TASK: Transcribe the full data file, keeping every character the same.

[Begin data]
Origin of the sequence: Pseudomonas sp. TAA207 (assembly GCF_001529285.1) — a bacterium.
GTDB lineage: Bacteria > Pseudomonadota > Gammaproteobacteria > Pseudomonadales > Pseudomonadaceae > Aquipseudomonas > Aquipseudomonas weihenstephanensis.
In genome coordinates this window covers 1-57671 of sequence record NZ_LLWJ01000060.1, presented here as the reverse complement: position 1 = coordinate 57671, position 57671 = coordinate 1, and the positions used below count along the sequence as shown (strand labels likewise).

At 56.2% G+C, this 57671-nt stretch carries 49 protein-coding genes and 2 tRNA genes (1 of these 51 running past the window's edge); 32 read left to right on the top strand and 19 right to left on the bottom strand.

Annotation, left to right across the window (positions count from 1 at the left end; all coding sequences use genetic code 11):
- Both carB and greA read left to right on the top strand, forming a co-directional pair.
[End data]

Origin of the sequence: Pseudomonas sp. TAA207 (assembly GCF_001529285.1) — a bacterium.
GTDB lineage: Bacteria > Pseudomonadota > Gammaproteobacteria > Pseudomonadales > Pseudomonadaceae > Aquipseudomonas > Aquipseudomonas weihenstephanensis.
In genome coordinates this window covers 1-57671 of sequence record NZ_LLWJ01000060.1, presented here as the reverse complement: position 1 = coordinate 57671, position 57671 = coordinate 1, and the positions used below count along the sequence as shown (strand labels likewise).

At 56.2% G+C, this 57671-nt stretch carries 49 protein-coding genes and 2 tRNA genes (1 of these 51 running past the window's edge); 32 read left to right on the top strand and 19 right to left on the bottom strand.

Annotation, left to right across the window (positions count from 1 at the left end; all coding sequences use genetic code 11):
- Both carB and greA read left to right on the top strand, forming a co-directional pair.